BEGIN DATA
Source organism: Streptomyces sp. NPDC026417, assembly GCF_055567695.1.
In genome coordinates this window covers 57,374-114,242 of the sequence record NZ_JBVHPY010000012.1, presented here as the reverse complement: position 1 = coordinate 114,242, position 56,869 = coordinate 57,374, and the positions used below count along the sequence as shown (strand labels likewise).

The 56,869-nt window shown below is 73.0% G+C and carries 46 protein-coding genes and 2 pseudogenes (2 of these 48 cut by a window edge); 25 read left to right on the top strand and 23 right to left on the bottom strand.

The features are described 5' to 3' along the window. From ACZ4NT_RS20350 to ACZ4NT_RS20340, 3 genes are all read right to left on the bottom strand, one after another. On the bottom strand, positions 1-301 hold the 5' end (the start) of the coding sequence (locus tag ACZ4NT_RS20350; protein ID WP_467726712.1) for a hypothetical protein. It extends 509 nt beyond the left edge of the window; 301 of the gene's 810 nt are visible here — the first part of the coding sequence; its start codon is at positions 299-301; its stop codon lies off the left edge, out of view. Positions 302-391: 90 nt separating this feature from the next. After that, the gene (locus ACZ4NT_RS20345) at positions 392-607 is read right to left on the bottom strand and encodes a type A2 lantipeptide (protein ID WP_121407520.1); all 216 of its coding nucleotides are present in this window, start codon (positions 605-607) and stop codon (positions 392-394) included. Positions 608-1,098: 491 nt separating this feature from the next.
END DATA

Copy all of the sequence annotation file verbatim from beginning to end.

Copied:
Source organism: Streptomyces sp. NPDC026417, assembly GCF_055567695.1.
In genome coordinates this window covers 57,374-114,242 of the sequence record NZ_JBVHPY010000012.1, presented here as the reverse complement: position 1 = coordinate 114,242, position 56,869 = coordinate 57,374, and the positions used below count along the sequence as shown (strand labels likewise).

The 56,869-nt window shown below is 73.0% G+C and carries 46 protein-coding genes and 2 pseudogenes (2 of these 48 cut by a window edge); 25 read left to right on the top strand and 23 right to left on the bottom strand.

The features are described 5' to 3' along the window. From ACZ4NT_RS20350 to ACZ4NT_RS20340, 3 genes are all read right to left on the bottom strand, one after another. On the bottom strand, positions 1-301 hold the 5' end (the start) of the coding sequence (locus tag ACZ4NT_RS20350; protein ID WP_467726712.1) for a hypothetical protein. It extends 509 nt beyond the left edge of the window; 301 of the gene's 810 nt are visible here — the first part of the coding sequence; its start codon is at positions 299-301; its stop codon lies off the left edge, out of view. Positions 302-391: 90 nt separating this feature from the next. After that, the gene (locus ACZ4NT_RS20345) at positions 392-607 is read right to left on the bottom strand and encodes a type A2 lantipeptide (protein ID WP_121407520.1); all 216 of its coding nucleotides are present in this window, start codon (positions 605-607) and stop codon (positions 392-394) included. Positions 608-1,098: 491 nt separating this feature from the next.